Norway’s Carnival: Fastelavn
If you’re traveling to Norway during February you might be surprised to find out that the country has its very own version of a Mardi Gras-style carnival. The festival is called Fastelavn and it is meant to celebrate the promise of Spring’s return.It is celebrated in most Scandinavian countries and similar traditions occur in countries like Brazil and Portugal.This year the celebrations will take place on Sunday, February 23rd.
Traditionally, the festival was centered around a big feast to allow for a little indulgence before the beginning of Lent when many fast for 40 days. Today, the festival has less of a religious connotation for Norwegians but the celebrations live on.
If you’re going to be in Norway at the end of February for Fastelavn, consider yourself lucky! This festival contains many unique foods and entertaining activities.
The best part of Fastelavn? Well, this is up for debate, but Fastelavnboller would definitely be a contender. These sweet buns are typically covered in icing sugar and filled with a sweet custard. Needless to say, they are delicious. If you’re lucky enough to be in Norway for Fastelavn don’t forget to grab these sweets fresh from a bakery in the morning. If you’re hoping to experience more of Norway’s local food tradition, join us for a Norwegian food tours experience!
If you love watching little ones in their costumes on Halloween you’ll definitely love being in Norway for Fastelavn. Part of the festival traditions for children involves dress-up. Young Norwegians dress in costumes and celebrate Fastelavn in kinder garden and school.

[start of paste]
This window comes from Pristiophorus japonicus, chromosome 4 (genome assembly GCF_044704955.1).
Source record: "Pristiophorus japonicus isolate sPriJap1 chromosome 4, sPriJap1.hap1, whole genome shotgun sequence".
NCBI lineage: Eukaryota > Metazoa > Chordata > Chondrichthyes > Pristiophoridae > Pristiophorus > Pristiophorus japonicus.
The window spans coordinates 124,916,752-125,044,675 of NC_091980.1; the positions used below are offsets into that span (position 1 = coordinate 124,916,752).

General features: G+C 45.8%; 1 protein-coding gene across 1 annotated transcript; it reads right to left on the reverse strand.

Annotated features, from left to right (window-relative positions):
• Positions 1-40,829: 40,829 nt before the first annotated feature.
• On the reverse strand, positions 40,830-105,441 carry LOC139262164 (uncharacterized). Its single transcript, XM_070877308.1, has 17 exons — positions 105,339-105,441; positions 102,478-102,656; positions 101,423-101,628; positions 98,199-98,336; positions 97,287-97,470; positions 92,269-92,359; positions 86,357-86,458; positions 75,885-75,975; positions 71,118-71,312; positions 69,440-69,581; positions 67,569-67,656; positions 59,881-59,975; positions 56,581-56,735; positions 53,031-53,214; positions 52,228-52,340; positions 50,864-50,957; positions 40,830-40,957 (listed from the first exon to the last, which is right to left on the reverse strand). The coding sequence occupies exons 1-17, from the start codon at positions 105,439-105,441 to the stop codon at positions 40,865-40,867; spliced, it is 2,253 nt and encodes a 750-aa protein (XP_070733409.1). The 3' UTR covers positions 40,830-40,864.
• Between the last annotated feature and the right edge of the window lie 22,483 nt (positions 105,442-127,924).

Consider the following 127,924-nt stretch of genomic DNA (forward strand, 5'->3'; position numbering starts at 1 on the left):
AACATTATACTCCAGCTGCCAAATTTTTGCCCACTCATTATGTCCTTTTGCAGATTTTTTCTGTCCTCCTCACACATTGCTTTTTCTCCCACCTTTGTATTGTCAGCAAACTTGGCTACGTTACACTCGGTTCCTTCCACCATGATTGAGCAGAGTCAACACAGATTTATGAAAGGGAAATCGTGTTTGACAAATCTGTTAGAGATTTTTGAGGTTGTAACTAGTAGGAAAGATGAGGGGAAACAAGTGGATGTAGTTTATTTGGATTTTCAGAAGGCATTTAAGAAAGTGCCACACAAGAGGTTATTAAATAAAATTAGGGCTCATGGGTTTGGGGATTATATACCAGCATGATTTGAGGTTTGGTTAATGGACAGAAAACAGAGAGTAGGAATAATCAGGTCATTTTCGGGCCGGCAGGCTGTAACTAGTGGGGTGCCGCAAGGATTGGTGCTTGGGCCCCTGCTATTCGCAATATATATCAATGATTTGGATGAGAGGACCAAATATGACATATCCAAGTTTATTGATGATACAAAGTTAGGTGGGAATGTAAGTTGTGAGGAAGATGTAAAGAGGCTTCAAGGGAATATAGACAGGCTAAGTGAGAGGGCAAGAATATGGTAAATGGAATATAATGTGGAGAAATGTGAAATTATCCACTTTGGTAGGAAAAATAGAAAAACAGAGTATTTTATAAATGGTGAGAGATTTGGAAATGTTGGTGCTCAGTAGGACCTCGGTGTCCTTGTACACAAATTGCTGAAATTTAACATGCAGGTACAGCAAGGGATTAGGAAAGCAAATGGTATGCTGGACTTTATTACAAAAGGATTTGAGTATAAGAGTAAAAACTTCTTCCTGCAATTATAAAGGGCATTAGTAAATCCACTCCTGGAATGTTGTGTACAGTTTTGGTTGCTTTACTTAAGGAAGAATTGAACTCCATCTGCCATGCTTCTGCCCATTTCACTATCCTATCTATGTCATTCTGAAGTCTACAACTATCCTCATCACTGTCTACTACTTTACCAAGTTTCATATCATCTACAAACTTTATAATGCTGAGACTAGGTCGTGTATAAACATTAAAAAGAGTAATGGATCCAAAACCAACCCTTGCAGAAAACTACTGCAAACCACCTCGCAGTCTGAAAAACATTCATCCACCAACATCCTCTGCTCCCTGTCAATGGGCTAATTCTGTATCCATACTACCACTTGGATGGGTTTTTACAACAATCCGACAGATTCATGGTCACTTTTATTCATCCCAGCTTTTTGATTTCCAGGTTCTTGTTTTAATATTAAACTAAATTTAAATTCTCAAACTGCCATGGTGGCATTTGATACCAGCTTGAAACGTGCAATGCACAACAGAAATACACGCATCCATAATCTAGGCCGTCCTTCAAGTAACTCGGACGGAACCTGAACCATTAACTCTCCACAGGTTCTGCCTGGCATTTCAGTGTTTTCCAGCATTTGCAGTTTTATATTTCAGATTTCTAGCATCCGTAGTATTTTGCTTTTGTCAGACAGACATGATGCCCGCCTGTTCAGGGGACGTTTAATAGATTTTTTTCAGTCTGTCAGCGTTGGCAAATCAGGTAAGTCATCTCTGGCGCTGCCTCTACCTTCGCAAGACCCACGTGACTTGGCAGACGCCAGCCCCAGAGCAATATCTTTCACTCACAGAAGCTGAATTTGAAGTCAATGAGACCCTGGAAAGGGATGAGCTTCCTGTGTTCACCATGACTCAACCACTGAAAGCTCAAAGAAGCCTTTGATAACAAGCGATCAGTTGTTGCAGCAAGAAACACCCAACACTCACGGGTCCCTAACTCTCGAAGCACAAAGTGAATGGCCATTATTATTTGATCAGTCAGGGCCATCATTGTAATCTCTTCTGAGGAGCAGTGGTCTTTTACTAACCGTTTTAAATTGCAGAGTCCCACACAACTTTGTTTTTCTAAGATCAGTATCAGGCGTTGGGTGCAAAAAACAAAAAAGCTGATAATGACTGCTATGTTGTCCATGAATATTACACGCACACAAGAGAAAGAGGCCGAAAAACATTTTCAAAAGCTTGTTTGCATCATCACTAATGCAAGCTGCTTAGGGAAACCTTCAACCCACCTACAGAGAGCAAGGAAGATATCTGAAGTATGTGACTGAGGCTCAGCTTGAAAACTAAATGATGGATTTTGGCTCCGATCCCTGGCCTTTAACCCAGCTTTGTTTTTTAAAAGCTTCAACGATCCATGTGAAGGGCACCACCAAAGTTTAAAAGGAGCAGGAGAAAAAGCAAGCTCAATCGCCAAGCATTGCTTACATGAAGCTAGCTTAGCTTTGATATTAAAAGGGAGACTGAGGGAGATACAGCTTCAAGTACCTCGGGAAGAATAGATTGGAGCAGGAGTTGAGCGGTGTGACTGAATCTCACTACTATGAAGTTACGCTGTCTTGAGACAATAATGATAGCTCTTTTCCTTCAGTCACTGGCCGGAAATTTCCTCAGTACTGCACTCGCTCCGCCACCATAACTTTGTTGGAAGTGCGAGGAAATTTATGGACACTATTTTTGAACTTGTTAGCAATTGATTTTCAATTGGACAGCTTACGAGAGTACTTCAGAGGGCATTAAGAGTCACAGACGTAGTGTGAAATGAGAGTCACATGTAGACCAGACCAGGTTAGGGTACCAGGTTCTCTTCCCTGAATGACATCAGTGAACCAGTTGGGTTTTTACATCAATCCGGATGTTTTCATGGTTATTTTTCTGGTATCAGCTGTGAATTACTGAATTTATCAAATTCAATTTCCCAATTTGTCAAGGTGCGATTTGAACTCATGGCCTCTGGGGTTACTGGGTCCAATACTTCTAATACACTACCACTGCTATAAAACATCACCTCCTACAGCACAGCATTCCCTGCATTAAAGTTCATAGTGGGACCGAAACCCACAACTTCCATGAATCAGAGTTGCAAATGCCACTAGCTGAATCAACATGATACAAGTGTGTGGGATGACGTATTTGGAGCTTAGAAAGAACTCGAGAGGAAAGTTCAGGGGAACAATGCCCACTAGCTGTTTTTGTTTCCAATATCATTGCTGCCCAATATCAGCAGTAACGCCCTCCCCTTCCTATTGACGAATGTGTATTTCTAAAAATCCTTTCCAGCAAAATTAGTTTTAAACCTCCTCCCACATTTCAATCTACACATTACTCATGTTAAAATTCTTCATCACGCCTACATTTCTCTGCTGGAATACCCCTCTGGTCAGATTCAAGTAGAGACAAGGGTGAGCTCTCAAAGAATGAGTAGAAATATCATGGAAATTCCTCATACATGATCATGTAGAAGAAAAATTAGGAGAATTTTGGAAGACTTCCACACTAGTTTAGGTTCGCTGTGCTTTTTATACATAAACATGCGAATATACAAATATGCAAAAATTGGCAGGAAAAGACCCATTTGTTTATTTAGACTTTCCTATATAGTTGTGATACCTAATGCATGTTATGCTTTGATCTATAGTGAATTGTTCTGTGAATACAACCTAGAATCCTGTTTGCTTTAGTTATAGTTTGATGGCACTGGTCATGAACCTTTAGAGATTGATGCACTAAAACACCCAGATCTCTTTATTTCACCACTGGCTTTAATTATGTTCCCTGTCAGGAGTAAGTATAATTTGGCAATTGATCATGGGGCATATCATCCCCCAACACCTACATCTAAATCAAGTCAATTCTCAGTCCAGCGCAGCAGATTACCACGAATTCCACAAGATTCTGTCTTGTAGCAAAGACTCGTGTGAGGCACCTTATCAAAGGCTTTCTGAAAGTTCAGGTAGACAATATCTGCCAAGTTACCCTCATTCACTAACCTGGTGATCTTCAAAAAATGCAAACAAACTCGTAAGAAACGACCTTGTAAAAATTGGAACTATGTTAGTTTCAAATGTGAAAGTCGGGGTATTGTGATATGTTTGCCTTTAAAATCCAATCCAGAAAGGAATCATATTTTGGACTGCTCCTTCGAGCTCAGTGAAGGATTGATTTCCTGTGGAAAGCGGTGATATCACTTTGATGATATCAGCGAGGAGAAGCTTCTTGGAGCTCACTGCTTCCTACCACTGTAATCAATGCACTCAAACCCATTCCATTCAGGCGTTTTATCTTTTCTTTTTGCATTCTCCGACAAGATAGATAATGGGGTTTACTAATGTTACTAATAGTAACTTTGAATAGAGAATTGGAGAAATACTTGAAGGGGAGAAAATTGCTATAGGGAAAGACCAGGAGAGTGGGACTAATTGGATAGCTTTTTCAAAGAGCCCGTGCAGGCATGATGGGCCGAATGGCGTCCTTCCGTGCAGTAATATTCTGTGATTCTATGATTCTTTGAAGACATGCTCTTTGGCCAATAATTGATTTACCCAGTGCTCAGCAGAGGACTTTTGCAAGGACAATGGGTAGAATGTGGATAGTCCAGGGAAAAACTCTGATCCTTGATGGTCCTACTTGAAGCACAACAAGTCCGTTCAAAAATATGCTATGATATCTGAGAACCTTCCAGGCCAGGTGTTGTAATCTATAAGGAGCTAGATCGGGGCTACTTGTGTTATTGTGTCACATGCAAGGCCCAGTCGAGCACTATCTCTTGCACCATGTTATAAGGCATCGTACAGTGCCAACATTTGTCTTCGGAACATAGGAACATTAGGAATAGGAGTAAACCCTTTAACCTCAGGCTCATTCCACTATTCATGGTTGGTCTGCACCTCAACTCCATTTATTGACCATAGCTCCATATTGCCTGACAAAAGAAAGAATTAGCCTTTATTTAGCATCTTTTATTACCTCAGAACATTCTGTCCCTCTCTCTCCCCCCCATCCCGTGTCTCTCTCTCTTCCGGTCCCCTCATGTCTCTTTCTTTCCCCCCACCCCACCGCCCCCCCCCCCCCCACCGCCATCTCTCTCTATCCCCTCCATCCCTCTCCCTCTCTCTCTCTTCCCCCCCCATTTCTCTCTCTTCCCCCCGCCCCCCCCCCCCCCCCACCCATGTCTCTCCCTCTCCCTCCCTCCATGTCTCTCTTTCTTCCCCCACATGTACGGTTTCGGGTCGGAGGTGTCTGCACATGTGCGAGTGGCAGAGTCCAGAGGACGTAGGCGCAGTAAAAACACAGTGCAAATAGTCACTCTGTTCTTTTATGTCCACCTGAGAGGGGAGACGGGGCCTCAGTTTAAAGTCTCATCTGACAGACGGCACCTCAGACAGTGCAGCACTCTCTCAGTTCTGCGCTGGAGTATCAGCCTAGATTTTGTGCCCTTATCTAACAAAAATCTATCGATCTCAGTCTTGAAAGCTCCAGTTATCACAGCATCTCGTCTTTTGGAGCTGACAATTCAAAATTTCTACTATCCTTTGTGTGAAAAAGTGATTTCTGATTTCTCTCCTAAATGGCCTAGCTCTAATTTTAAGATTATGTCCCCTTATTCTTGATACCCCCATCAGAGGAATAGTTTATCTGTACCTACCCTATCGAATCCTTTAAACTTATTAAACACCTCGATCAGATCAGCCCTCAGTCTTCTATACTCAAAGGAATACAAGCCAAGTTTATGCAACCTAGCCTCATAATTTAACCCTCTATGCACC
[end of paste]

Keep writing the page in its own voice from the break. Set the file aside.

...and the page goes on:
Fastelavn games have a somewhat strange and unfortunate history. What has now become a fun game of pinata used to be a fertility ritual in which young and infertile women were flogged. From there, the tradition thankfully evolved; however, it didn’t evolve quite enough because, in the new version, cats bore the brunt of the pain.
Each year, a black cat would be placed in a barrel. The barrel would be repeatedly hit with what is known as a fastelavnsris or a stick. Once the barrel was cracked open the cat would (understandably!) run away and this was seen as a symbolic way of chasing away evil and bad luck.
Thankfully, those traditions no longer exist today. Instead, children hit a pinata-like object. The first to crack open the pinata is given the title of ‘Queen of the Cats’ while the child that breaks the bottom of the pinata is given the title of ‘King of the Cats’
If you’re traveling in Norway at the end of February and want to incorporate some Fastelavn celebrations into your plans, get in touch with us to find out how you can participate in this longstanding tradition.